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71 thoughts on “A Final Wrap-Up: Thabiti Anyabwile and Douglas Wilson”

  1. Dan Phillips says:

    Masterful. Thank you both.

    I feel what you must feel as well: encouraged… and frustrated. I think you both tried your level best, and I think ever aspect of observing you has been a seminar-level education for all of us, your fortunate readers.

    Yet from a distance we see even you two occasionally seem to talk past each other, and while you make progress, you don’t end up at agreement.

    But I’d say even this is instructive. Not everything is a 60-minute TV show, is it, where the first 50 minutes set up a dilemma which is then tidily resolved in the last 10? We need to learn to be content with progress… yet, I think you’d agree, not altogether content.

    Or, more briefly: come quickly, Lord Jesus.

  2. Nathan says:

    Nice round-up. From my distant perspective, I’ve managed to come to the following conclusions:

    Concerning Doug Wilson’s View:

    1) He is not a racist.
    2) His historical accuracy is suspect (I do think he has a soft spot for the South that taints his perspective)
    3) His willingness to get out of the past and into the present is the attitude we will ultimately need for reconciliation. Until we are more concerned about where we are at than what happened twenty years ago (much less 150 years ago), we are at an impasse. “Forgetting those things which are behind…I press toward the mark.” If that verse can apply to an individual struggling with his/her past, surely it can apply to God’s people in this country.

    Concerning Thabiti Anyabwile’s View:

    1) His understanding of the history of slavery is more accurate, and his insistence on manumission as imperative was well taken. It’s easy to find reasons why manumission should be delayed in order for more favorable social and economic circumstances, but the desire a human being to NOT be owned by another human being is far more imperative.

    2) Fails to take into full consideration the fact that slavery was part of the OT Law, meaning that in and of itself it could NOT be sin, since it was commanded by God.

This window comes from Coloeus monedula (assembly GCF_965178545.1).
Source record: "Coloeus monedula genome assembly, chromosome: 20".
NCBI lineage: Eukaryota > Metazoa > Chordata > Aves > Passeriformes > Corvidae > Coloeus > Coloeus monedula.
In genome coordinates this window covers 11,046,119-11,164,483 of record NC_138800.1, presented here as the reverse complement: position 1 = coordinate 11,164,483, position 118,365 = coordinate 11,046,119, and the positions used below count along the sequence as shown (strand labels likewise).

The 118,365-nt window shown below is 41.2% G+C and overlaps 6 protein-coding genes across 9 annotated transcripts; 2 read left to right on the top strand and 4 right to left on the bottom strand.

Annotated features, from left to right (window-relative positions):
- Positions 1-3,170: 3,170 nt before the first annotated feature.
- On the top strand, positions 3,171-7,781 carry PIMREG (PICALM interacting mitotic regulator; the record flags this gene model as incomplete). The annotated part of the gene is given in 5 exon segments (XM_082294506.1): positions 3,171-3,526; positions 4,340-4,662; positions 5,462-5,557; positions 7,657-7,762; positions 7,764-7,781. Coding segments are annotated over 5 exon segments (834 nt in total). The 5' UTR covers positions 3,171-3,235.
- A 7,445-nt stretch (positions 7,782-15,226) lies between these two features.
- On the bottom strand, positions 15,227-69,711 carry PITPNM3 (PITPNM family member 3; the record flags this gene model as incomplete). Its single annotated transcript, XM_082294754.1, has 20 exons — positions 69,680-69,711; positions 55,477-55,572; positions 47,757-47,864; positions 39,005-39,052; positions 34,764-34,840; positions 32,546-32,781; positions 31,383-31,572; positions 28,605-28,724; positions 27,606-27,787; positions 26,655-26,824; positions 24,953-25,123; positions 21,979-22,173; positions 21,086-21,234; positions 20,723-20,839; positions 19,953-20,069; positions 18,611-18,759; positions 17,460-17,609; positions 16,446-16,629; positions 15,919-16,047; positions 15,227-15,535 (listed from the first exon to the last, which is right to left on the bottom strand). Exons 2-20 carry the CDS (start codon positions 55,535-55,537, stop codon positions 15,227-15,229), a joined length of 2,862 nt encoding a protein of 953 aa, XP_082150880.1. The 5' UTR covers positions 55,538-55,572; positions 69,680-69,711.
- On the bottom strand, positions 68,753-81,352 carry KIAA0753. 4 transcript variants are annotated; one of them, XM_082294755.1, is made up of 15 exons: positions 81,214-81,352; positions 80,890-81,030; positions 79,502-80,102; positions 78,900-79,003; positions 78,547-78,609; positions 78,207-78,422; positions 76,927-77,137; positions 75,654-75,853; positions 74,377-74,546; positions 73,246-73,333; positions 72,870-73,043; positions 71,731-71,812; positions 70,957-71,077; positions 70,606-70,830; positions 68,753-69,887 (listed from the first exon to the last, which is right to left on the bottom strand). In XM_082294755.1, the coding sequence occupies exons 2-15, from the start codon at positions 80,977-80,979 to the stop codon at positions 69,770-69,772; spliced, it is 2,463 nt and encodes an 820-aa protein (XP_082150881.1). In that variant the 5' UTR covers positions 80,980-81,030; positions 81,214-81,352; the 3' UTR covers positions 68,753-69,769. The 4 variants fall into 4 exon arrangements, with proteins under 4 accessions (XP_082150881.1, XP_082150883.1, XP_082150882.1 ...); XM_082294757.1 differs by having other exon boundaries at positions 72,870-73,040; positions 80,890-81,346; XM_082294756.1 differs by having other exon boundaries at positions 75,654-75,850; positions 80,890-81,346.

3) Where Doug Wilson sees the South in a better light than they deserve, Thaibiti’s perspective seems to be skewed as well. Particularly in terms of “insensitivity”, he lost me. I don’t know how we can have a conversation if we can’t have a real conversation, which is why those discussing it in secular culture seem to make things worse rather than better (Remember the Beer-summit at the White House 4 years ago?)


    Incredibly helpful dialogue. Thanks to both men for staying with it. Thanks to Thaibiti for putting up with Doug’s terrible historical accuracy. Thanks to Doug for taking the risk of being labeled a racist. Though I’m in great disagreement with him in many areas, his willingness to confront is what the Church desperately needs in our day of political correctness and capitulation to secular standards.

    1. Thabiti Anyabwile says:

      Hi Nathan,

      Thanks for your summary comments to our summary comments! :-) I’m glad you’ve found the conversation useful on some level.

      Just a couple quick clarifications based on your summary of my position.

      You write: “Fails to take into full consideration the fact that slavery was part of the OT Law, meaning that in and of itself it could NOT be sin, since it was commanded by God”< ?I>.

      It is not accurate to say I fail to take full consideration of the OT’s regulation of slavery. I do by putting it into its context, namely that Israel’s theocratic situation has no application to the U.S. situation (a view Jonathan Edwards takes despite his holding slaves), and the OT’s regulation of slavery should not be taken as a command to practice it, as your comment suggests. That’s a HUGE distinction that, imo, has hindered the way these texts are read and applied. There’s much the Bible describes and regulates that it does not approve (another example would be polygamy and idolatry).

      You wrote: “Where Doug Wilson sees the South in a better light than they deserve, Thabiti’s perspective seems to be skewed as well. Particularly in terms of “insensitivity”, he lost me. I don’t know how we can have a conversation if we can’t have a real conversation, which is why those discussing it in secular culture seem to make things worse rather than better.”

      I’m sorry to have lost you here, but three quick comments. First, I’m not sure how my view of the South is “skewed” because I think Wilson at points wrote uncharitably or insensitively?? The one isn’t related to the other. Second, if we’re having an honest or “real conversation” that conversation must include sensitivity and some genuine response to how we impact people by what we say. Otherwise, it’s not really honest at all, is it? Third, I’d point out that we’ve just had a several-posts-long conversation about these things with me feeling the entire while that Wilson’s comments at points were racially insensitive. My feeling that did not prevent public or private conversations that have been about the issues and charitable. The issue is that many people on all sides seem unable to feel passionately and talk coolly. We’re either all passion or all coldness, but we’re dealing with issues (slavery, abortion, etc) that require engaging the full person–head, heart, and hands. I would be deeply suspicious of any conversation about such themes that lacked either head, heart, or hands.